With a Testo thermal imager, you can localize leakage and moisture damage in the interior of buildings easily and reliably – without needing to open up wall or floor areas. The temperature drop caused by the evaporation of the water results in a temperature difference over the surroundings, which is recorded by the thermal imager.
In addition to this, you can use thermography to locate unknown pipework which is not shown in plans, allowing problems in installations to be remedied quickly and in a targeted way.
Check underfloor heating and installations
How can you ascertain whether an existing underfloor heating system is operating efficiently or verify that a new system has been installed correctly?
With a Testo thermal imager, you can inspect installations at any time with little effort. The thermographic inspection provides a clear visual presentation of the condition of the underfloor heating. In the example illustrated, the pipes have not been correctly installed, so the floor is not being heated uniformly. On the basis of this measurement, you can optimize the installation with a targeted measure.
Video: Building thermography with the thermal imager testo 872
Check radiators for silting
If radiators do not heat up properly, the heating system needs to run for longer periods in order to reach the required room temperature. This results in higher energy costs. One reason for this can be the build-up of deposits in radiators.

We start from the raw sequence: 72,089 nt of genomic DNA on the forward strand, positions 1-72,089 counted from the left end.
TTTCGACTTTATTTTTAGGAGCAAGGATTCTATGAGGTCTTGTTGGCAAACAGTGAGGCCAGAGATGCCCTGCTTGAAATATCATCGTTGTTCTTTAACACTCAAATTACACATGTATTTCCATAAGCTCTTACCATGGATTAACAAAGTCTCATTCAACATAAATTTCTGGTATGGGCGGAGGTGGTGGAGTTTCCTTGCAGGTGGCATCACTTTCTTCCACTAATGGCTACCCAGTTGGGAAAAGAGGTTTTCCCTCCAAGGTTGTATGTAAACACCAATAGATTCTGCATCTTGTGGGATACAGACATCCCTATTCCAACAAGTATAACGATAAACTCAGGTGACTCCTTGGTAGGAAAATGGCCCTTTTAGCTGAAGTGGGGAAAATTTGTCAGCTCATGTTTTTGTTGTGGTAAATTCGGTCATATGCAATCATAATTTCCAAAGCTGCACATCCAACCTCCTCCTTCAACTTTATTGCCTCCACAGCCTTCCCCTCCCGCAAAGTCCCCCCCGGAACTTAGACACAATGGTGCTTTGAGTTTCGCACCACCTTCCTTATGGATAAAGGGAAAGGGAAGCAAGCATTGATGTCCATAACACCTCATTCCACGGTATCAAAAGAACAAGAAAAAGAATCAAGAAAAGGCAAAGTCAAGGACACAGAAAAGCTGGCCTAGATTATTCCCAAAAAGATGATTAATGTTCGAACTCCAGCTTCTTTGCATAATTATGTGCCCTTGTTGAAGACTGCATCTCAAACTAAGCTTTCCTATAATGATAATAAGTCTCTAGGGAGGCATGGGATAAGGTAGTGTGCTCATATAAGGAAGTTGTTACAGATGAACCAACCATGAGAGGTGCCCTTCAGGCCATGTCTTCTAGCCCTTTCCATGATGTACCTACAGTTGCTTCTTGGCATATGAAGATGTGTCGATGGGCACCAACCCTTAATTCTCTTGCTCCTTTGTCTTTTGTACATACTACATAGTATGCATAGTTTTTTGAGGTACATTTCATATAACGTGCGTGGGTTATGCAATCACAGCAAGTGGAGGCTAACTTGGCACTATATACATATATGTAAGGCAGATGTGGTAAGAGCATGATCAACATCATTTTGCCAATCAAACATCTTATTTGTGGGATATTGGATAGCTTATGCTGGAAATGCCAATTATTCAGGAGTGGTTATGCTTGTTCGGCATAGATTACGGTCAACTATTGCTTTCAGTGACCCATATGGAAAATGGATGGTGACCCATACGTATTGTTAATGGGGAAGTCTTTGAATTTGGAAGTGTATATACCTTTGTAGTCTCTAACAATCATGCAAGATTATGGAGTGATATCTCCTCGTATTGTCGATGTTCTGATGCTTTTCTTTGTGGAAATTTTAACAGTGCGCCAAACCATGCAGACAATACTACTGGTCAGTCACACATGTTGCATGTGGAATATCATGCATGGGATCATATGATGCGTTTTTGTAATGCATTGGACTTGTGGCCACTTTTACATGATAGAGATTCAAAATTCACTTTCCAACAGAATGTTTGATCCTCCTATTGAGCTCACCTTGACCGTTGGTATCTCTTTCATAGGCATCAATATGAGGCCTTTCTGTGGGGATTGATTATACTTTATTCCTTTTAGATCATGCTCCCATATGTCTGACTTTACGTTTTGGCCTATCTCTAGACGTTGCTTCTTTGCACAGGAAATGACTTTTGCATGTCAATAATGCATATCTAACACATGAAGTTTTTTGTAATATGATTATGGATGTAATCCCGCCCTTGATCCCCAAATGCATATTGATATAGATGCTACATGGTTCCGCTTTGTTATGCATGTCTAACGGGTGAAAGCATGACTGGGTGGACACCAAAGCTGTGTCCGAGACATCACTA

You can use thermal imagers to visualise these. At the same time, you can check whether the heat is being distributed evenly.
Optimize flow and return temperature
For an optimally adjusted heating system, the temperature difference between the water circuit flow and return must be checked and adjusted. This ensures an even distribution of the heat in the building.
With a Testo thermal imager, you can quickly and easily check flow and return temperatures, and hydronically adjust the heating systems according to requirements.
Test AC systems
Using thermography, you can test not only the temperature of the electrical components/connections on AC systems, but also the temperature of the outflowing air. While the temperatures of the electrical components are measured directly, the air temperature cannot be correctly determined by a measurement on the metal outlet pipe.
For this purpose a material with a higher emissivity is needed, e.g. paper. Held in front of the outlet, it assumes the temperature of the outflowing air after only a short time, so that the thermal imager delivers a precise measurement result. By measuring at several air vents you can check whether the cool air is evenly distributed in the building.